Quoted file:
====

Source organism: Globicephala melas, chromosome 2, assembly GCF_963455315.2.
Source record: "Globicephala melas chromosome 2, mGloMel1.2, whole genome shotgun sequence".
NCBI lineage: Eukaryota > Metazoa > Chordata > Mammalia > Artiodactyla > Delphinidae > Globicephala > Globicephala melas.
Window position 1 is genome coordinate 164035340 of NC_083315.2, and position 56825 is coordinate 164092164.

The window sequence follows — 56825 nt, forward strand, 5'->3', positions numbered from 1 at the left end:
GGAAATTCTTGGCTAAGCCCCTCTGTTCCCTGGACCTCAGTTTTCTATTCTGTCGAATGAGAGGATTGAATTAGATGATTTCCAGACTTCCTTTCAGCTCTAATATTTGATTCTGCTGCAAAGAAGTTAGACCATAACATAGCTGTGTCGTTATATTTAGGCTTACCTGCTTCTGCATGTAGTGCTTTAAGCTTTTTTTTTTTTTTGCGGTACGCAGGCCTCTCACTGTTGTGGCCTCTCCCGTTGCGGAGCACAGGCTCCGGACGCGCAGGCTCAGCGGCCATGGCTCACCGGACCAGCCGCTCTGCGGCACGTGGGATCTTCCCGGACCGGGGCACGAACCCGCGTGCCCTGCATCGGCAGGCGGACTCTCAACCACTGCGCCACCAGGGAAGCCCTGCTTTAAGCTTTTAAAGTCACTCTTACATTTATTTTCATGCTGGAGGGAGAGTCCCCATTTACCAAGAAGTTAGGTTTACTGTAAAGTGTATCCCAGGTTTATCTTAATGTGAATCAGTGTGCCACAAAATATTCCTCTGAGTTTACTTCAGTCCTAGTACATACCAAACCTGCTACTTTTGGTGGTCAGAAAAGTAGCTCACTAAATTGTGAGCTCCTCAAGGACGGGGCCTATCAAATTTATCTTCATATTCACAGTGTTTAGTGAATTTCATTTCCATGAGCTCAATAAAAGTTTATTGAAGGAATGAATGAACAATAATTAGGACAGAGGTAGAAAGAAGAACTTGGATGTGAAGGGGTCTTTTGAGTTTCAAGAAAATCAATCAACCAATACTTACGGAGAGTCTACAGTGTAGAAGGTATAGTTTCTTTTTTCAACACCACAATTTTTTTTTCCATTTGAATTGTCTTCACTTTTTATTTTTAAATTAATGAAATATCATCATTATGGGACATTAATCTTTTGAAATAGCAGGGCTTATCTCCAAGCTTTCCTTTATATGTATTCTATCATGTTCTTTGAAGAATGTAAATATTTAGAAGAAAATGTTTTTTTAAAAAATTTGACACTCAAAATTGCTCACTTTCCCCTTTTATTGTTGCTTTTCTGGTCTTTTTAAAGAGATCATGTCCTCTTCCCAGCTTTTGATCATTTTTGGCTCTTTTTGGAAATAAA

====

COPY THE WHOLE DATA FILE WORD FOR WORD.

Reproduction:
Source organism: Globicephala melas, chromosome 2, assembly GCF_963455315.2.
Source record: "Globicephala melas chromosome 2, mGloMel1.2, whole genome shotgun sequence".
NCBI lineage: Eukaryota > Metazoa > Chordata > Mammalia > Artiodactyla > Delphinidae > Globicephala > Globicephala melas.
Window position 1 is genome coordinate 164035340 of NC_083315.2, and position 56825 is coordinate 164092164.

The window sequence follows — 56825 nt, forward strand, 5'->3', positions numbered from 1 at the left end:
GGAAATTCTTGGCTAAGCCCCTCTGTTCCCTGGACCTCAGTTTTCTATTCTGTCGAATGAGAGGATTGAATTAGATGATTTCCAGACTTCCTTTCAGCTCTAATATTTGATTCTGCTGCAAAGAAGTTAGACCATAACATAGCTGTGTCGTTATATTTAGGCTTACCTGCTTCTGCATGTAGTGCTTTAAGCTTTTTTTTTTTTTTGCGGTACGCAGGCCTCTCACTGTTGTGGCCTCTCCCGTTGCGGAGCACAGGCTCCGGACGCGCAGGCTCAGCGGCCATGGCTCACCGGACCAGCCGCTCTGCGGCACGTGGGATCTTCCCGGACCGGGGCACGAACCCGCGTGCCCTGCATCGGCAGGCGGACTCTCAACCACTGCGCCACCAGGGAAGCCCTGCTTTAAGCTTTTAAAGTCACTCTTACATTTATTTTCATGCTGGAGGGAGAGTCCCCATTTACCAAGAAGTTAGGTTTACTGTAAAGTGTATCCCAGGTTTATCTTAATGTGAATCAGTGTGCCACAAAATATTCCTCTGAGTTTACTTCAGTCCTAGTACATACCAAACCTGCTACTTTTGGTGGTCAGAAAAGTAGCTCACTAAATTGTGAGCTCCTCAAGGACGGGGCCTATCAAATTTATCTTCATATTCACAGTGTTTAGTGAATTTCATTTCCATGAGCTCAATAAAAGTTTATTGAAGGAATGAATGAACAATAATTAGGACAGAGGTAGAAAGAAGAACTTGGATGTGAAGGGGTCTTTTGAGTTTCAAGAAAATCAATCAACCAATACTTACGGAGAGTCTACAGTGTAGAAGGTATAGTTTCTTTTTTCAACACCACAATTTTTTTTTCCATTTGAATTGTCTTCACTTTTTATTTTTAAATTAATGAAATATCATCATTATGGGACATTAATCTTTTGAAATAGCAGGGCTTATCTCCAAGCTTTCCTTTATATGTATTCTATCATGTTCTTTGAAGAATGTAAATATTTAGAAGAAAATGTTTTTTTAAAAAATTTGACACTCAAAATTGCTCACTTTCCCCTTTTATTGTTGCTTTTCTGGTCTTTTTAAAGAGATCATGTCCTCTTCCCAGCTTTTGATCATTTTTGGCTCTTTTTGGAAATAAA